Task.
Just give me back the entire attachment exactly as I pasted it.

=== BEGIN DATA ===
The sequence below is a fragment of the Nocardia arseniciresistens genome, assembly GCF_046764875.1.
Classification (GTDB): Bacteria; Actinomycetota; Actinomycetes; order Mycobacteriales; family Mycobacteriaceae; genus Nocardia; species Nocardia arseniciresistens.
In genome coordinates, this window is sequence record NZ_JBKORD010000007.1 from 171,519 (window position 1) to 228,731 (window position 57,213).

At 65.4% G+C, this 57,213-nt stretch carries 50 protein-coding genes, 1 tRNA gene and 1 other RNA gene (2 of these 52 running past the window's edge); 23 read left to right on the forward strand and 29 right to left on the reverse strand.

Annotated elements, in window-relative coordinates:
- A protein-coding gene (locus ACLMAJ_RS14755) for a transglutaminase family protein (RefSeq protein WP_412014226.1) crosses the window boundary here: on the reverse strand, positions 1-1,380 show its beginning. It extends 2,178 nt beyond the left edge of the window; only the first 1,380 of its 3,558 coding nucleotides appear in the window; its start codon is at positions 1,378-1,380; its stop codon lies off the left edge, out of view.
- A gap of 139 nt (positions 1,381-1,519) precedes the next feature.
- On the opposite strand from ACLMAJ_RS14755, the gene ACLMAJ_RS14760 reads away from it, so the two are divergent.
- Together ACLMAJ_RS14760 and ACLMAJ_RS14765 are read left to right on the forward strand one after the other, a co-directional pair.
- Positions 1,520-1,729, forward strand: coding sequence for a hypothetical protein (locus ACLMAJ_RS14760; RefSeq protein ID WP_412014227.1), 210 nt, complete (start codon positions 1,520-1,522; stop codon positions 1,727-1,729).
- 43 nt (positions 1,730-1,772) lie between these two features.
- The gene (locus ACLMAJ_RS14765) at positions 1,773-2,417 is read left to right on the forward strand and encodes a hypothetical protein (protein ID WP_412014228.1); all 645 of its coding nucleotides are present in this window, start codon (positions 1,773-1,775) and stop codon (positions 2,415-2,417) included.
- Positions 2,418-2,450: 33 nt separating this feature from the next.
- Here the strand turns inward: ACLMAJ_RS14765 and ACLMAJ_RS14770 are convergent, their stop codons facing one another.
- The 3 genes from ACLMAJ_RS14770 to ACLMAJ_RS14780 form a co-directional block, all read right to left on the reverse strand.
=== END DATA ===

The sequence below is a fragment of the Nocardia arseniciresistens genome, assembly GCF_046764875.1.
Classification (GTDB): Bacteria; Actinomycetota; Actinomycetes; order Mycobacteriales; family Mycobacteriaceae; genus Nocardia; species Nocardia arseniciresistens.
In genome coordinates, this window is sequence record NZ_JBKORD010000007.1 from 171,519 (window position 1) to 228,731 (window position 57,213).

At 65.4% G+C, this 57,213-nt stretch carries 50 protein-coding genes, 1 tRNA gene and 1 other RNA gene (2 of these 52 running past the window's edge); 23 read left to right on the forward strand and 29 right to left on the reverse strand.

Annotated elements, in window-relative coordinates:
- A protein-coding gene (locus ACLMAJ_RS14755) for a transglutaminase family protein (RefSeq protein WP_412014226.1) crosses the window boundary here: on the reverse strand, positions 1-1,380 show its beginning. It extends 2,178 nt beyond the left edge of the window; only the first 1,380 of its 3,558 coding nucleotides appear in the window; its start codon is at positions 1,378-1,380; its stop codon lies off the left edge, out of view.
- A gap of 139 nt (positions 1,381-1,519) precedes the next feature.
- On the opposite strand from ACLMAJ_RS14755, the gene ACLMAJ_RS14760 reads away from it, so the two are divergent.
- Together ACLMAJ_RS14760 and ACLMAJ_RS14765 are read left to right on the forward strand one after the other, a co-directional pair.
- Positions 1,520-1,729, forward strand: coding sequence for a hypothetical protein (locus ACLMAJ_RS14760; RefSeq protein ID WP_412014227.1), 210 nt, complete (start codon positions 1,520-1,522; stop codon positions 1,727-1,729).
- 43 nt (positions 1,730-1,772) lie between these two features.
- The gene (locus ACLMAJ_RS14765) at positions 1,773-2,417 is read left to right on the forward strand and encodes a hypothetical protein (protein ID WP_412014228.1); all 645 of its coding nucleotides are present in this window, start codon (positions 1,773-1,775) and stop codon (positions 2,415-2,417) included.
- Positions 2,418-2,450: 33 nt separating this feature from the next.
- Here the strand turns inward: ACLMAJ_RS14765 and ACLMAJ_RS14770 are convergent, their stop codons facing one another.
- The 3 genes from ACLMAJ_RS14770 to ACLMAJ_RS14780 form a co-directional block, all read right to left on the reverse strand.